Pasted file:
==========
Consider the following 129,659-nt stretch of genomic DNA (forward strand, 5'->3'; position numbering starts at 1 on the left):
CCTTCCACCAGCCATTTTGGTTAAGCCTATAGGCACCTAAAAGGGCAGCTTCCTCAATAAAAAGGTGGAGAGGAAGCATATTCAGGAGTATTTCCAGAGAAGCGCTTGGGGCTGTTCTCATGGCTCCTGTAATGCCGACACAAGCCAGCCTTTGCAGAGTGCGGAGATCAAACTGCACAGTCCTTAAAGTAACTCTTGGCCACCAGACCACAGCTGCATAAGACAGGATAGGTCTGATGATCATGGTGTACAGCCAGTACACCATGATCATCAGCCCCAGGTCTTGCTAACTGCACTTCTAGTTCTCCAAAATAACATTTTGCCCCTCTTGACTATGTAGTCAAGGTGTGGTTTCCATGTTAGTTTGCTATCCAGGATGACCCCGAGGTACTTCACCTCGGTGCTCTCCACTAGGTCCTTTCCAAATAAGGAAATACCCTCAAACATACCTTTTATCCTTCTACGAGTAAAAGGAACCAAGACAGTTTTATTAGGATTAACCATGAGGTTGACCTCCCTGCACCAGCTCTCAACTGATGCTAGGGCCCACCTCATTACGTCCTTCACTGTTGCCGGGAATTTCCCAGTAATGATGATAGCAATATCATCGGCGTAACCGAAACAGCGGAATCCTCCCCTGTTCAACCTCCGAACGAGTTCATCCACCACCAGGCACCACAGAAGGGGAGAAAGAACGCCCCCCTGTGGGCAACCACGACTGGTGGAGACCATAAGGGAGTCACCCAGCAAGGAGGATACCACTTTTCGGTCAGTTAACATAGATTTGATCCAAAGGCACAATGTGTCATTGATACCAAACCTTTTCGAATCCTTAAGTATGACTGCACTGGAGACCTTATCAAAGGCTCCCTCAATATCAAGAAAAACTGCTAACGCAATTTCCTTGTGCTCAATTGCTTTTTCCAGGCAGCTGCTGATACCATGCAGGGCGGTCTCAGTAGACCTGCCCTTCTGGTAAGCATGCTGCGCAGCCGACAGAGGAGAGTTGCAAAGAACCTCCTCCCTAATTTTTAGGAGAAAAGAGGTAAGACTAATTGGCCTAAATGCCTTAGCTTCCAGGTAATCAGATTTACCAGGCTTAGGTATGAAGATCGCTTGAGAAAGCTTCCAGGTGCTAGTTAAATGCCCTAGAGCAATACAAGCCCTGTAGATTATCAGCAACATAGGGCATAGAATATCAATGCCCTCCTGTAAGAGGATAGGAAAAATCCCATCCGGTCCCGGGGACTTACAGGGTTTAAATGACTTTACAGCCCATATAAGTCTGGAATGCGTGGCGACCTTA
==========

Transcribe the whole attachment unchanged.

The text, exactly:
Consider the following 129,659-nt stretch of genomic DNA (forward strand, 5'->3'; position numbering starts at 1 on the left):
CCTTCCACCAGCCATTTTGGTTAAGCCTATAGGCACCTAAAAGGGCAGCTTCCTCAATAAAAAGGTGGAGAGGAAGCATATTCAGGAGTATTTCCAGAGAAGCGCTTGGGGCTGTTCTCATGGCTCCTGTAATGCCGACACAAGCCAGCCTTTGCAGAGTGCGGAGATCAAACTGCACAGTCCTTAAAGTAACTCTTGGCCACCAGACCACAGCTGCATAAGACAGGATAGGTCTGATGATCATGGTGTACAGCCAGTACACCATGATCATCAGCCCCAGGTCTTGCTAACTGCACTTCTAGTTCTCCAAAATAACATTTTGCCCCTCTTGACTATGTAGTCAAGGTGTGGTTTCCATGTTAGTTTGCTATCCAGGATGACCCCGAGGTACTTCACCTCGGTGCTCTCCACTAGGTCCTTTCCAAATAAGGAAATACCCTCAAACATACCTTTTATCCTTCTACGAGTAAAAGGAACCAAGACAGTTTTATTAGGATTAACCATGAGGTTGACCTCCCTGCACCAGCTCTCAACTGATGCTAGGGCCCACCTCATTACGTCCTTCACTGTTGCCGGGAATTTCCCAGTAATGATGATAGCAATATCATCGGCGTAACCGAAACAGCGGAATCCTCCCCTGTTCAACCTCCGAACGAGTTCATCCACCACCAGGCACCACAGAAGGGGAGAAAGAACGCCCCCCTGTGGGCAACCACGACTGGTGGAGACCATAAGGGAGTCACCCAGCAAGGAGGATACCACTTTTCGGTCAGTTAACATAGATTTGATCCAAAGGCACAATGTGTCATTGATACCAAACCTTTTCGAATCCTTAAGTATGACTGCACTGGAGACCTTATCAAAGGCTCCCTCAATATCAAGAAAAACTGCTAACGCAATTTCCTTGTGCTCAATTGCTTTTTCCAGGCAGCTGCTGATACCATGCAGGGCGGTCTCAGTAGACCTGCCCTTCTGGTAAGCATGCTGCGCAGCCGACAGAGGAGAGTTGCAAAGAACCTCCTCCCTAATTTTTAGGAGAAAAGAGGTAAGACTAATTGGCCTAAATGCCTTAGCTTCCAGGTAATCAGATTTACCAGGCTTAGGTATGAAGATCGCTTGAGAAAGCTTCCAGGTGCTAGTTAAATGCCCTAGAGCAATACAAGCCCTGTAGATTATCAGCAACATAGGGCATAGAATATCAATGCCCTCCTGTAAGAGGATAGGAAAAATCCCATCCGGTCCCGGGGACTTACAGGGTTTAAATGACTTTACAGCCCATATAAGTCTGGAATGCGTGGCGACCTTA